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Black Phillip’s Guide to Living Deliciously – A Review of The Witch

Damning The Film, Not The Filmmaker: A BLOODSTREAM Review

Throughout the history of film, there have been countless movies that have never seen the light of day for one reason or another. Some are too controversial, some are scrapped either before or during production, and then others… well, they just suck. In 1985, Michael J. Murphy wrote and directed a film called Bloodstream (not to be confused with the 2000 film Bloodstream, also unreleased), which falls directly into that last category. I love low-budget, cheesy, “bad” movies, I really do, but this is taking it to a level of bad that escapes the quotations. The storyline, the characters, the acting, it’s all rubbish. Obviously I’m not expecting anything life changing when I watch something like this, in any way, but I hope to at least enjoy it on some level.

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Damning The Film, Not The Filmmaker: A BLOODSTREAM Review

Abashed The Devil Stood: A Review of THE CROW

It’s kind of tough to try and review a film that you’ve seen more times than you can remember and attempt to stay even slightly objective, so let me just say right off the bat that this will be juuuuust a tad biased. In fact, the year that The Crow came out, I decided that, even though I was 15 years old, I was going trick or treating as Eric Draven. Sure, there were a lot of “Aren’t you a little old for this?” comments, and even one guy who thought I was Alice Cooper, but damn it, I loved the movie too much to not don a pair of pleather pants,a  tight black shirt, and a black wig. Now, even though I’m a fan, I won’t sit here and argue that the movie is absolutely perfect. There are a few performances that I’m not super fond of, most notably Bai Ling as Myca. Luckily she’s not in the film very much, but even to this day, her performance makes me cringe a little.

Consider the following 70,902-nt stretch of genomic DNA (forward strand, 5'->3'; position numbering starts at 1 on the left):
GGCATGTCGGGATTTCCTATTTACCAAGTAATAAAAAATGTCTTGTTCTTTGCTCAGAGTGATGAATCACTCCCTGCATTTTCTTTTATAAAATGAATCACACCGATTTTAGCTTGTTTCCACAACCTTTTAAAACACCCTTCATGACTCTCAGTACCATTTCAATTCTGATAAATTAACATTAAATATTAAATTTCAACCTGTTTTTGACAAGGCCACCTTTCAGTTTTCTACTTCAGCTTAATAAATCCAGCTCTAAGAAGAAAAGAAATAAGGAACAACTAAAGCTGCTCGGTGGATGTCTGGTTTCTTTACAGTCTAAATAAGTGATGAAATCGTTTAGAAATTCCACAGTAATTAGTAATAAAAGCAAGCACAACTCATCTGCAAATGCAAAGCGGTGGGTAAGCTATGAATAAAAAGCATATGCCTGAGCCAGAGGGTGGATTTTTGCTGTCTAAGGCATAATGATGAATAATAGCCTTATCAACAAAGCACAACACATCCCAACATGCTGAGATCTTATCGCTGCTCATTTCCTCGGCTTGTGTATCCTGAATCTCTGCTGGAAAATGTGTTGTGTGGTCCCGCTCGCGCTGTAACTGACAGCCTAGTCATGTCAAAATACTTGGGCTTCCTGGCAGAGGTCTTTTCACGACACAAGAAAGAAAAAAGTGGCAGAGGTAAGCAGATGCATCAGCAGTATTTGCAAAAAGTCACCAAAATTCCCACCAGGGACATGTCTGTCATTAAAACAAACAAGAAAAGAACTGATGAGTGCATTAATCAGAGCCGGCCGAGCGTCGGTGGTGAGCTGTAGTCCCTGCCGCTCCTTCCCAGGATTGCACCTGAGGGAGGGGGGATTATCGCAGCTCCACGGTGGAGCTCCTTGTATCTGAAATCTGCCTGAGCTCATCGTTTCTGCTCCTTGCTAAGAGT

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Abashed The Devil Stood: A Review of THE CROW

Love, Death, and Skateboards – A review of SHREDDER ORPHEUS

At first glance, and based solely on the brief description widely given to this film (“A skateboarder named Orpheus and friends go to Hell to stop television signals that are brainwashing America”), you’d think that this was a low-budget, skateboard version of They Live. You’re kinda right (after all, this movie did come out just two years later), but that’s too limiting of a description for this mythologically based skate punk rock opera. Yeah, you read that last sentence correctly.

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Love, Death, and Skateboards – A review of SHREDDER ORPHEUS

Are You a Squash, or Are You Just Happy to See Me? The Revenge of Teenage Vixens From Outer Space

Last month, From the Projection Room revealed a new feature, in which Russ delves into his Criterion collection and brings us some reviews of truly fantastic films from around the world. While I love Mulholland Drive, Hunger, and Rashomon as much as the next cinephile, there are those amongst us, like myself, who grew up more on 976-Evil, Cannibal Women in the Avocado Jungle of Death, and Fraternity Vacation. So with that in mind, allow me to present another new feature, the yin to Criterion’s yang if you will, for everyone who spent a good chunk of Friday and Saturday night watching USA Up All Night.